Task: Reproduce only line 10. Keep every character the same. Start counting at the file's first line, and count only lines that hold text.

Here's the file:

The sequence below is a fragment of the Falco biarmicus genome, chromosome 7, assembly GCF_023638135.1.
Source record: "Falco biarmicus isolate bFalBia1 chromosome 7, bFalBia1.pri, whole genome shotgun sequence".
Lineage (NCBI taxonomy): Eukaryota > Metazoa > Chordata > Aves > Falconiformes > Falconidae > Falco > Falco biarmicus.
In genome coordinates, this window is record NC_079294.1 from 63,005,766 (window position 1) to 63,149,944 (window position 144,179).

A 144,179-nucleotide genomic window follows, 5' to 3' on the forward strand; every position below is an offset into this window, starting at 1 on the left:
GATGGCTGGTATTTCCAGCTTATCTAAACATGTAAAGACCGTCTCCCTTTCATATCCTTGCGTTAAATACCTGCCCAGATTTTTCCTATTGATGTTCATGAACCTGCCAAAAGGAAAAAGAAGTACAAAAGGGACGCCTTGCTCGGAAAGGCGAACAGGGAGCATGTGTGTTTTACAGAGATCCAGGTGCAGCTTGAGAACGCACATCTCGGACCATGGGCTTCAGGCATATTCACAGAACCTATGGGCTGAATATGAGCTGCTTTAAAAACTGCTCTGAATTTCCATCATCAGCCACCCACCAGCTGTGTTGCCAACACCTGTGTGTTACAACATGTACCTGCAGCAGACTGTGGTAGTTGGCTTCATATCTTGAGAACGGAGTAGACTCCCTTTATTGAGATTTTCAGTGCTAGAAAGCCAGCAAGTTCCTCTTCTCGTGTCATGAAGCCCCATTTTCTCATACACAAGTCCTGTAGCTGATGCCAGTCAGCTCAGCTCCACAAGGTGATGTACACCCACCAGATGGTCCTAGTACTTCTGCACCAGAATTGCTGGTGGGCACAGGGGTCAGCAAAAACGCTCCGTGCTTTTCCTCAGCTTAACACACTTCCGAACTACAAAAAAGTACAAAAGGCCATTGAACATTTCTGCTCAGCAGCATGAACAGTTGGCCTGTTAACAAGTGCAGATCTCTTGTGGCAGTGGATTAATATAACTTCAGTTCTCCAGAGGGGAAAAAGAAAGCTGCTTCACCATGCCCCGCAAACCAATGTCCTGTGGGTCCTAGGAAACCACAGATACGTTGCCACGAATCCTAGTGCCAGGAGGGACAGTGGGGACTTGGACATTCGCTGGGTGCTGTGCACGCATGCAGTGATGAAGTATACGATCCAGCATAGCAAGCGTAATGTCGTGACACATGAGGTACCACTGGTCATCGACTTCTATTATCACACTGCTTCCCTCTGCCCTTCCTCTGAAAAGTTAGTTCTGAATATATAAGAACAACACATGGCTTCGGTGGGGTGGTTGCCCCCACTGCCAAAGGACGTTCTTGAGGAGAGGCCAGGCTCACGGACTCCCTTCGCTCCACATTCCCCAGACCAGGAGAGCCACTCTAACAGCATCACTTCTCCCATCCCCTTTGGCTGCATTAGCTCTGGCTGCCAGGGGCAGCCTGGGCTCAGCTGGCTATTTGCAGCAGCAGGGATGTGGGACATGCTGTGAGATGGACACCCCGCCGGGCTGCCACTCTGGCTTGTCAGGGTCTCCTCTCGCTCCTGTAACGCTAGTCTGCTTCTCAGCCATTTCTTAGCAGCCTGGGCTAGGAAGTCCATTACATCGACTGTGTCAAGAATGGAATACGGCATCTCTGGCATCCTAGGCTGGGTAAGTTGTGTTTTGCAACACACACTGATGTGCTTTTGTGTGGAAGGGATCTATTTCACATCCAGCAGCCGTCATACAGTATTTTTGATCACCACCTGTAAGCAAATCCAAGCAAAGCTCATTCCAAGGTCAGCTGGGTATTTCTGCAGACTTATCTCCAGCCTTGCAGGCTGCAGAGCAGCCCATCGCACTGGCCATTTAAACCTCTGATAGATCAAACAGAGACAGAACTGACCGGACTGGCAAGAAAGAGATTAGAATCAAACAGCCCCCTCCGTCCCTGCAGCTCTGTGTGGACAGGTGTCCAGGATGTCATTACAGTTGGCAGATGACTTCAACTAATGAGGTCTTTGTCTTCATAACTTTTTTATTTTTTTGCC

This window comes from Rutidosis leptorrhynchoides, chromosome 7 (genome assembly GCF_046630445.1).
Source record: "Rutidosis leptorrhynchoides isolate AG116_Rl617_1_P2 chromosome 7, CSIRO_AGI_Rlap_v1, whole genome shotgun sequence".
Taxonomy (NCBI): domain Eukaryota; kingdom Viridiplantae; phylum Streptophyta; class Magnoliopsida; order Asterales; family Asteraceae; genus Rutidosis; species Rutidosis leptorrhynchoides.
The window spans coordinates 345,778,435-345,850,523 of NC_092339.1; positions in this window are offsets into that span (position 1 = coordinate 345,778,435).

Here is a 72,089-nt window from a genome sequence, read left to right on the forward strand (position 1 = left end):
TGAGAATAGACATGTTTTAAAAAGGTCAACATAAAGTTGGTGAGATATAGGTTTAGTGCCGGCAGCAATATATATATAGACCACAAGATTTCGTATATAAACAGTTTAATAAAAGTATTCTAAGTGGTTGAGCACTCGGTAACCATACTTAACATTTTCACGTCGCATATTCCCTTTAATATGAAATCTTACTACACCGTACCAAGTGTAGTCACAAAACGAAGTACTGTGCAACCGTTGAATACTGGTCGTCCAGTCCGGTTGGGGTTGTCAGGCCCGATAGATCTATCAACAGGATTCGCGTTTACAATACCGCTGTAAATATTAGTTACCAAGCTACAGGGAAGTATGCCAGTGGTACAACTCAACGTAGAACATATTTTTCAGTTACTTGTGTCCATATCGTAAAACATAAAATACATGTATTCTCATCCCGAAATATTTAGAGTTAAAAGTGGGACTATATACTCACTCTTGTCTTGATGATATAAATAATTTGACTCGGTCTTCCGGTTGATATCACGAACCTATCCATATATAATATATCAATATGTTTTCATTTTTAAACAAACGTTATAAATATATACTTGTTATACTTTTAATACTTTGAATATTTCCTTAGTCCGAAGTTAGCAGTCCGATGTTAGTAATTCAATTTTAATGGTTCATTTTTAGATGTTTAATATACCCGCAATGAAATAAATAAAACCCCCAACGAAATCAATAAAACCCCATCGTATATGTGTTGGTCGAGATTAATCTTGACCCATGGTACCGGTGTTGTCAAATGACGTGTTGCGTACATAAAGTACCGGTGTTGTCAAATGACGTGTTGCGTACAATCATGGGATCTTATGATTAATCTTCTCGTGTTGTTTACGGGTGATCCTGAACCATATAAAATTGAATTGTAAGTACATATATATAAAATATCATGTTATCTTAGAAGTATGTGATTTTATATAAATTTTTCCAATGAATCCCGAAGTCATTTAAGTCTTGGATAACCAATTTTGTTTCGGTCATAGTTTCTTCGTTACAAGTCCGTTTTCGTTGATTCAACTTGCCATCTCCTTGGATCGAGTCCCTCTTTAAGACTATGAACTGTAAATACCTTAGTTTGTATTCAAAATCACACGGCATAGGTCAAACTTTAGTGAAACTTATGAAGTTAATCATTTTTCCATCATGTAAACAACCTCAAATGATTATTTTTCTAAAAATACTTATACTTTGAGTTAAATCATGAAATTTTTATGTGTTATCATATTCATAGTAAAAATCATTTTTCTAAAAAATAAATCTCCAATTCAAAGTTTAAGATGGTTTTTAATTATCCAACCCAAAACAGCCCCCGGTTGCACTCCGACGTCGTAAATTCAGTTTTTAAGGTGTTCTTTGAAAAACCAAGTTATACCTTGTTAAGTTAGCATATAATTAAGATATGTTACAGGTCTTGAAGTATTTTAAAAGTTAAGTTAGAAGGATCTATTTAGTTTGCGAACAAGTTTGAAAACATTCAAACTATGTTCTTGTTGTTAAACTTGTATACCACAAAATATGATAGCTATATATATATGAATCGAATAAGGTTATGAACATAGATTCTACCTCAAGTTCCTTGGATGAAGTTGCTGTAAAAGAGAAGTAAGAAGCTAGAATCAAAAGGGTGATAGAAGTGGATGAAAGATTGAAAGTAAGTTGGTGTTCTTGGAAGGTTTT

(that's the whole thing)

The window spans coordinates 345,778,435-345,850,523 of NC_092339.1; positions in this window are offsets into that span (position 1 = coordinate 345,778,435).